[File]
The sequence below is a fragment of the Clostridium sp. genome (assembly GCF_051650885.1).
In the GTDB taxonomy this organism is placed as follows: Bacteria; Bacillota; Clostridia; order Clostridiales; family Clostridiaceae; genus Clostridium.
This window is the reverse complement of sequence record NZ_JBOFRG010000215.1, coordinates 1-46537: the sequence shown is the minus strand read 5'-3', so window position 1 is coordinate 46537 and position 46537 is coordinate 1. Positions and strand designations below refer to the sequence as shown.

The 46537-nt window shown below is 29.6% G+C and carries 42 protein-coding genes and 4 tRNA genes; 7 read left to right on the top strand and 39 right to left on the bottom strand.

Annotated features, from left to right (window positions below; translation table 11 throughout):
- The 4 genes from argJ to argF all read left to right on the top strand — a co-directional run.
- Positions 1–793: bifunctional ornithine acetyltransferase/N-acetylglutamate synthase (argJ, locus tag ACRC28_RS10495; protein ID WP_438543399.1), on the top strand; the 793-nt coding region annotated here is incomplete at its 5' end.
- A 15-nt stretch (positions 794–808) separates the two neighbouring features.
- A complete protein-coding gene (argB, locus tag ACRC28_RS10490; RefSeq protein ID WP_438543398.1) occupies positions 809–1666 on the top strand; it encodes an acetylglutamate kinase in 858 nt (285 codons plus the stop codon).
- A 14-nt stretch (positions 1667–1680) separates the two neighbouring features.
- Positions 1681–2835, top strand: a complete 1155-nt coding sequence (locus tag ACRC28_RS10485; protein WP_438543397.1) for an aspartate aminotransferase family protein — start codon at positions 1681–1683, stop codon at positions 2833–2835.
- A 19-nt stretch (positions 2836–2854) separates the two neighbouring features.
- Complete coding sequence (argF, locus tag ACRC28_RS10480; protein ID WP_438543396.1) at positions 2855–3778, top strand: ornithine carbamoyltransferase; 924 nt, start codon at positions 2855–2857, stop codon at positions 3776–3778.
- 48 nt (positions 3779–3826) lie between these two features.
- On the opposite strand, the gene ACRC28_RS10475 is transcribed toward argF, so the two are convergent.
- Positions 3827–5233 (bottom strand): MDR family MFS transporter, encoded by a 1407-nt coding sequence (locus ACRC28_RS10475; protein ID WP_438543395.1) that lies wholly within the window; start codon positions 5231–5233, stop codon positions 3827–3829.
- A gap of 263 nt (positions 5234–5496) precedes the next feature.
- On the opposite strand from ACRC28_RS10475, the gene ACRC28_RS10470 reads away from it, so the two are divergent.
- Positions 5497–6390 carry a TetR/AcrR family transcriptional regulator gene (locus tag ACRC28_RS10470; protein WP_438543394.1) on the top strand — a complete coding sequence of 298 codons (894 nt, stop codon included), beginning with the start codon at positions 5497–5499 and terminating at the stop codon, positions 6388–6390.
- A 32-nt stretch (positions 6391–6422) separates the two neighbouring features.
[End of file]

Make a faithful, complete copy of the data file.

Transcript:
The sequence below is a fragment of the Clostridium sp. genome (assembly GCF_051650885.1).
In the GTDB taxonomy this organism is placed as follows: Bacteria; Bacillota; Clostridia; order Clostridiales; family Clostridiaceae; genus Clostridium.
This window is the reverse complement of sequence record NZ_JBOFRG010000215.1, coordinates 1-46537: the sequence shown is the minus strand read 5'-3', so window position 1 is coordinate 46537 and position 46537 is coordinate 1. Positions and strand designations below refer to the sequence as shown.

The 46537-nt window shown below is 29.6% G+C and carries 42 protein-coding genes and 4 tRNA genes; 7 read left to right on the top strand and 39 right to left on the bottom strand.

Annotated features, from left to right (window positions below; translation table 11 throughout):
- The 4 genes from argJ to argF all read left to right on the top strand — a co-directional run.
- Positions 1–793: bifunctional ornithine acetyltransferase/N-acetylglutamate synthase (argJ, locus tag ACRC28_RS10495; protein ID WP_438543399.1), on the top strand; the 793-nt coding region annotated here is incomplete at its 5' end.
- A 15-nt stretch (positions 794–808) separates the two neighbouring features.
- A complete protein-coding gene (argB, locus tag ACRC28_RS10490; RefSeq protein ID WP_438543398.1) occupies positions 809–1666 on the top strand; it encodes an acetylglutamate kinase in 858 nt (285 codons plus the stop codon).
- A 14-nt stretch (positions 1667–1680) separates the two neighbouring features.
- Positions 1681–2835, top strand: a complete 1155-nt coding sequence (locus tag ACRC28_RS10485; protein WP_438543397.1) for an aspartate aminotransferase family protein — start codon at positions 1681–1683, stop codon at positions 2833–2835.
- A 19-nt stretch (positions 2836–2854) separates the two neighbouring features.
- Complete coding sequence (argF, locus tag ACRC28_RS10480; protein ID WP_438543396.1) at positions 2855–3778, top strand: ornithine carbamoyltransferase; 924 nt, start codon at positions 2855–2857, stop codon at positions 3776–3778.
- 48 nt (positions 3779–3826) lie between these two features.
- On the opposite strand, the gene ACRC28_RS10475 is transcribed toward argF, so the two are convergent.
- Positions 3827–5233 (bottom strand): MDR family MFS transporter, encoded by a 1407-nt coding sequence (locus ACRC28_RS10475; protein ID WP_438543395.1) that lies wholly within the window; start codon positions 5231–5233, stop codon positions 3827–3829.
- A gap of 263 nt (positions 5234–5496) precedes the next feature.
- On the opposite strand from ACRC28_RS10475, the gene ACRC28_RS10470 reads away from it, so the two are divergent.
- Positions 5497–6390 carry a TetR/AcrR family transcriptional regulator gene (locus tag ACRC28_RS10470; protein WP_438543394.1) on the top strand — a complete coding sequence of 298 codons (894 nt, stop codon included), beginning with the start codon at positions 5497–5499 and terminating at the stop codon, positions 6388–6390.
- A 32-nt stretch (positions 6391–6422) separates the two neighbouring features.